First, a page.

As I read through Kennedy’s kvetchfest, I kept wondering if she understood the importance of knowing the rules to know how to break them. She kept me hanging until the end:
As a writing teacher, I know that most people need to master the rules before they can break them.
This is true of ANY craft. Understand the basic structure of writing (or painting, or architecture, or music) and then you use it to give your voice—or your vision—a solid foundation to build from.
My copy of The Elements of Style has yellowed pages, tons of highlights and is never too far out of my reach. It is, and always has been, a reference, though I do agree with some of the criticism of how it is used. It should be a required reference for beginning writers, but any writing teacher that flogs The Elements of Style as the canon law of writing is lazy and doing a disservice to their students.
There are volumes of great books on writing (I have many of them on my shelves), but there is good reason why The Elements of Style remains a popular reference, nearly 100 years after it was first published. It’s brief, easy to carry around, and the basic advice still holds up well.
1 An unfortunate error that got past the copy editors was “don’t use the active voice”. Readers of The Elements of Style know that Strunk and White advocate FOR using the active voice.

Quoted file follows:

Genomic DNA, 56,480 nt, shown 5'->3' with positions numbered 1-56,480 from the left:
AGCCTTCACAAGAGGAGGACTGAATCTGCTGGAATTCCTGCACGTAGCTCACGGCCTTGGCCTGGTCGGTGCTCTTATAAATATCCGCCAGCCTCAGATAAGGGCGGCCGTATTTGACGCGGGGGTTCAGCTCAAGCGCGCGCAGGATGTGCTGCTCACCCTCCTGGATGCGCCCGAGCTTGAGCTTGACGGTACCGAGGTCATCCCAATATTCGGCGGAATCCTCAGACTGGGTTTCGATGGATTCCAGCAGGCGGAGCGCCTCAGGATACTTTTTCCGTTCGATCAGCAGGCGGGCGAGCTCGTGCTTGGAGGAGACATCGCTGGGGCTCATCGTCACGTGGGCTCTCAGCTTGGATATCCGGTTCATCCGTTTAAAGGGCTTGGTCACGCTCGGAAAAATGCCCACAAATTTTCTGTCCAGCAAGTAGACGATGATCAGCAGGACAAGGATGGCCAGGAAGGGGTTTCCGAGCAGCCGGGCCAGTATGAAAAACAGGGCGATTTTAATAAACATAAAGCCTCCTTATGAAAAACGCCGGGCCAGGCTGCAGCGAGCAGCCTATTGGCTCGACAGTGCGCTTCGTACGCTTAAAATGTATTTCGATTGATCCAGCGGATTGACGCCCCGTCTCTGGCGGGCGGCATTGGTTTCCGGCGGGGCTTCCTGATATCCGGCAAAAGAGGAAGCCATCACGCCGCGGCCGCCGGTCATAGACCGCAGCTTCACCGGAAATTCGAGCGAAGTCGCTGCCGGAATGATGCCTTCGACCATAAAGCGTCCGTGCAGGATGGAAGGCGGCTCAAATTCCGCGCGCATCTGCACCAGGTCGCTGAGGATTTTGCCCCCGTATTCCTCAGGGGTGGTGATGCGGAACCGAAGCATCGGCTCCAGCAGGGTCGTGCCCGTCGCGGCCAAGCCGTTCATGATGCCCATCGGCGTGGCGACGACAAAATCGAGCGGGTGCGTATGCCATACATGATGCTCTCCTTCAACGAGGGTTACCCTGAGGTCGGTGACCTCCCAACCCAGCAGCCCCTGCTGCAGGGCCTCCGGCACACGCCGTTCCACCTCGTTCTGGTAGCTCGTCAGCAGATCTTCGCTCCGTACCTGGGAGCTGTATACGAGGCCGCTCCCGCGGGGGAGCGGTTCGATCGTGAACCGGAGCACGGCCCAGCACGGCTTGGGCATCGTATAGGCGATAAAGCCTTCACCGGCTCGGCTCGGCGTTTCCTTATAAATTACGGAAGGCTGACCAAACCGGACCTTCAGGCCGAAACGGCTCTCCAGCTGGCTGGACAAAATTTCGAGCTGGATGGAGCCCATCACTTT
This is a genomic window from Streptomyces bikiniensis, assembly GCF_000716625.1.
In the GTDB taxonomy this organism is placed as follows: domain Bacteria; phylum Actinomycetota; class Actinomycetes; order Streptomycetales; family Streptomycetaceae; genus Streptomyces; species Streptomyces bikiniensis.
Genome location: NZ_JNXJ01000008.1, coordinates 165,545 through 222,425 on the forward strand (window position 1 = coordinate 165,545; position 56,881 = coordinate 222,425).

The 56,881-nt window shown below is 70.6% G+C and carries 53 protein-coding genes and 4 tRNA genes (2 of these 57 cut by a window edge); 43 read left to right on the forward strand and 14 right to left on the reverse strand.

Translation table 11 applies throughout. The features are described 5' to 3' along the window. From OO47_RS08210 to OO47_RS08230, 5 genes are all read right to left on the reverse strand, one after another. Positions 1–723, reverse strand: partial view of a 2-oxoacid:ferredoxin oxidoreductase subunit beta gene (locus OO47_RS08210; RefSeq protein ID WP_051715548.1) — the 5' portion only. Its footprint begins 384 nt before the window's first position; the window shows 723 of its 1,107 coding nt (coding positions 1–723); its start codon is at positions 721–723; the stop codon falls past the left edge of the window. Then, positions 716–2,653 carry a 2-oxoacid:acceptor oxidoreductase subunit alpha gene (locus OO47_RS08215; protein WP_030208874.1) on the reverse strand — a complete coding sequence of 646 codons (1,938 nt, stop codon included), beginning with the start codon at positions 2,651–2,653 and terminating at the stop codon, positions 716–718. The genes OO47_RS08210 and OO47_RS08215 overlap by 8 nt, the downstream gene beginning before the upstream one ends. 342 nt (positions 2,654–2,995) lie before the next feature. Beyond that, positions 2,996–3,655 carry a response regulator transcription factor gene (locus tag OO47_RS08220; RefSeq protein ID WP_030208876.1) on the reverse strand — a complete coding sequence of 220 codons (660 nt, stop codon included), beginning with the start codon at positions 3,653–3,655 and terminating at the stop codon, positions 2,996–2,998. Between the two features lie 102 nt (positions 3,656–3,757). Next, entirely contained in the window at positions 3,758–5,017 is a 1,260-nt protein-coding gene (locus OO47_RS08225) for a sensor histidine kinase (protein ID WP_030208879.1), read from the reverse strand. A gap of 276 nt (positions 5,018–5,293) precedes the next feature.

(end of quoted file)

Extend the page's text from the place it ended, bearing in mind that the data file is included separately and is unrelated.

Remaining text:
Only by taking a step,
And then another,
And then another toward
The edge of My World
I discover that
My world isn’t flat after all
One of the charms of living in Alameda is that folks here like to decorate for the holidays. Not just Christmas, though most every street will have at least one befestivated house (and there is Christmas Tree Lane). Alamedans also like to go all out for Halloween, and some households will just do a mash-up of the two holidays.
Alameda was a Navy Town for a very long time, which makes Independence Day rather a big deal*. The town turns red white and blue, and we boast one of the largest and longest parades in the United States. Uncle Sam, flags, and bunting abound.
*I am informed by the cats that Independence Day is exceedingly loud and, in their words, “BOOMY” and it is not a preferred holiday for the pets. Please keep your critters in a safe, peaceful place tonight.
Clancy turned four (I think) around the beginning of June (maybe).
And Charlie turns six (I think) today (possibly).
Why don’t I know? Because both of these boys were abandoned by their previous families. Charlie was left behind when his family moved out of their home, and Clancy was found hanging out in back of Popeye’s in Oakland. From what the rescue group and veterinarians could tell, Charlie and Clancy were young cats when they were rescued, but they were not kittens. So ¯\_(ツ)_/¯ they get birthdays some time during “kitten season” and I try to give them their own month. Simon was May, Charlie got July, and that leaves June just for Clancy.
There should be a special place in hell for people who abandon/dump their pets. But in the end it worked out pretty well for the three of us, I’d say. Whatever age My Boys are, I love them and I’m grateful for every single day that we have together.
For most of us, it is nearly impossible to envision the Golden Gate–that area of the San Francisco Bay where it joins up with the Pacific Ocean–without the majestic presence of the Golden Gate Bridge (the bridge took her name from the location, not the other way around). Still, it just seems like she was always meant to be in that very spot, and just bided her time until humans evolved enough to be able to help her rise.